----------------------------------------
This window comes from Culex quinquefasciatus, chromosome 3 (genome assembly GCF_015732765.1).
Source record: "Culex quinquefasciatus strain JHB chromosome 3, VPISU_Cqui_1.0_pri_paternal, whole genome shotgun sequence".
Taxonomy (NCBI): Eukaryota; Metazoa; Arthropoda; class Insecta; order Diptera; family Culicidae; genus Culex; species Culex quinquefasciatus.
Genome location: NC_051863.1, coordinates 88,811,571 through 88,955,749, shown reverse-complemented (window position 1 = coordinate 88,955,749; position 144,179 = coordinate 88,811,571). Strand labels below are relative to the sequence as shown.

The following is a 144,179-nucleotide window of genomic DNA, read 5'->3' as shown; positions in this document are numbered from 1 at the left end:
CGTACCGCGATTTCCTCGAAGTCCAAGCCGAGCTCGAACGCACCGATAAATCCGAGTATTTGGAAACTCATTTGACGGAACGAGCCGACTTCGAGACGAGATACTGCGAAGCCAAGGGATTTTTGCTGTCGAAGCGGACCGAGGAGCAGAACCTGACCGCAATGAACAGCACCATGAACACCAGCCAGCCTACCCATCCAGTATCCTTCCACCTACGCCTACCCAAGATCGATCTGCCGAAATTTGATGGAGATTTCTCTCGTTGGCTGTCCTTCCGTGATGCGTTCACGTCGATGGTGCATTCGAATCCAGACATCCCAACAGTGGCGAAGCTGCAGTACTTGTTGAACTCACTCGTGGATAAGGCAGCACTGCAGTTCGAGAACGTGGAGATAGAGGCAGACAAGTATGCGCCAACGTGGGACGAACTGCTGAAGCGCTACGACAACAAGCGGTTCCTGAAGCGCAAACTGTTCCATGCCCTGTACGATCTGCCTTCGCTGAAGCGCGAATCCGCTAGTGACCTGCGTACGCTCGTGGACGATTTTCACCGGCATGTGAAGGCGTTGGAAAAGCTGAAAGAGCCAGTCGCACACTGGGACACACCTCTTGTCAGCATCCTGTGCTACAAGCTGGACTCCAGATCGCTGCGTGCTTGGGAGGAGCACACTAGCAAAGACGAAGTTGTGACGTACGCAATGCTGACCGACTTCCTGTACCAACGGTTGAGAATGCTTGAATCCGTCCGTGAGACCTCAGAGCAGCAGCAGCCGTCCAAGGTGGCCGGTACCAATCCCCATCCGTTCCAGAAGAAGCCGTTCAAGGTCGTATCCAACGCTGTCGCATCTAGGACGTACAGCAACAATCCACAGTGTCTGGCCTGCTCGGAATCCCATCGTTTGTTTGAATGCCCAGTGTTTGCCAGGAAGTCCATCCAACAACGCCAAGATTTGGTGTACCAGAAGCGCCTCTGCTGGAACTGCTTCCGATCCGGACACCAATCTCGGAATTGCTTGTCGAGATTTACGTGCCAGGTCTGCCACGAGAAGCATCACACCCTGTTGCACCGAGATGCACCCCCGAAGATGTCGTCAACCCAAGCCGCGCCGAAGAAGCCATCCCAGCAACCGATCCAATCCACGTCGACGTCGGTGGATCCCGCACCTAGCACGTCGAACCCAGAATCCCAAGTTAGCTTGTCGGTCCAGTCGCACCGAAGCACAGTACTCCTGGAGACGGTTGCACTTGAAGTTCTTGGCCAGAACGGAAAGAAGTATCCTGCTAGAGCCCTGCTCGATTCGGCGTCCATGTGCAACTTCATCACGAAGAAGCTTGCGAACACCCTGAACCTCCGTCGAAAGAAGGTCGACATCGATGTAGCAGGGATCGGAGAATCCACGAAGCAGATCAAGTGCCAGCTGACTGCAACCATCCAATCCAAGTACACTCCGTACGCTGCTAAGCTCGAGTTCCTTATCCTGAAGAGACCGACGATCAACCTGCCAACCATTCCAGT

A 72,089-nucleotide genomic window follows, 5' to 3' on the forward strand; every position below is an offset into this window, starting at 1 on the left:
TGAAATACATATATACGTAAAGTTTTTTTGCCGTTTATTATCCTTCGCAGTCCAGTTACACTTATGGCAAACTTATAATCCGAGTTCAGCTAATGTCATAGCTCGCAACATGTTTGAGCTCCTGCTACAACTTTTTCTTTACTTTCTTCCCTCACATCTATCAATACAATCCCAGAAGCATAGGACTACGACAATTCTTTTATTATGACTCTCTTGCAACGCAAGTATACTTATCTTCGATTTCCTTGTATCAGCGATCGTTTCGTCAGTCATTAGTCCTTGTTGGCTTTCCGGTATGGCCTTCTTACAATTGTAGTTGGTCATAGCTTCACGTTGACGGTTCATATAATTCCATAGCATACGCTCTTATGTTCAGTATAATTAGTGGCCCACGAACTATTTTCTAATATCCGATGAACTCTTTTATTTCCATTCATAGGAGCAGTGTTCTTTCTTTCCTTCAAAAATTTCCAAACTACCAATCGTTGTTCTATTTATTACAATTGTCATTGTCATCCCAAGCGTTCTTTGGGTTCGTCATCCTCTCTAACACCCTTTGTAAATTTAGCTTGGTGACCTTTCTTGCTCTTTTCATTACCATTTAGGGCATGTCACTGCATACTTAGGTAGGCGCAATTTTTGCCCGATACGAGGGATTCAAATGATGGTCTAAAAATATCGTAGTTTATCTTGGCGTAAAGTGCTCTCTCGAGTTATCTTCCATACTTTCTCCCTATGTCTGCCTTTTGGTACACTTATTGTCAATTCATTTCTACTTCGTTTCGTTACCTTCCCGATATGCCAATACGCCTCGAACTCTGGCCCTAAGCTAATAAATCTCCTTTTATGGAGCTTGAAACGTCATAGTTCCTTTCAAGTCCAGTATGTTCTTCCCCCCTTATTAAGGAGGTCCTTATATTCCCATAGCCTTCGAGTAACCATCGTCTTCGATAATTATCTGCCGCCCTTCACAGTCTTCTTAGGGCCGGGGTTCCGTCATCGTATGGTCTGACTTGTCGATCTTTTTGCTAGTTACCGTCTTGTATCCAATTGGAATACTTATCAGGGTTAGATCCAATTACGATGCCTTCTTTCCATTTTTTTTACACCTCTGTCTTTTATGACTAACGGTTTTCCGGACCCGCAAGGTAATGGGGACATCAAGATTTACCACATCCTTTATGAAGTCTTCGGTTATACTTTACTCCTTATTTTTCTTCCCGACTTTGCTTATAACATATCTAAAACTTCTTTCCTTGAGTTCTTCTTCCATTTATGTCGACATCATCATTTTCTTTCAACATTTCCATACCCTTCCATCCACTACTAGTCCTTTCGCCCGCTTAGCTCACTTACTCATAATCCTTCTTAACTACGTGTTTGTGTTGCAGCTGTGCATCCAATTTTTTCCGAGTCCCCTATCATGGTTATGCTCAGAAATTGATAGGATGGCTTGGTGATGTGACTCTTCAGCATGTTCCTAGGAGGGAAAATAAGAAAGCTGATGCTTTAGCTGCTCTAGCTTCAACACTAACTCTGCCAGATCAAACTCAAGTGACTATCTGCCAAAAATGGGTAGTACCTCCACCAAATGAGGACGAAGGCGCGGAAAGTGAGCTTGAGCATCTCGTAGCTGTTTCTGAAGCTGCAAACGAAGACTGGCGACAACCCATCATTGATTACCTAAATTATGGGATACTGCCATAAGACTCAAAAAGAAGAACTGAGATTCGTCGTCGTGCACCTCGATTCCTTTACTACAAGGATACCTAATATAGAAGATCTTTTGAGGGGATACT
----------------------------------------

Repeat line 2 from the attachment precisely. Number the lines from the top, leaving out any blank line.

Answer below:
Source record: "Culex quinquefasciatus strain JHB chromosome 3, VPISU_Cqui_1.0_pri_paternal, whole genome shotgun sequence".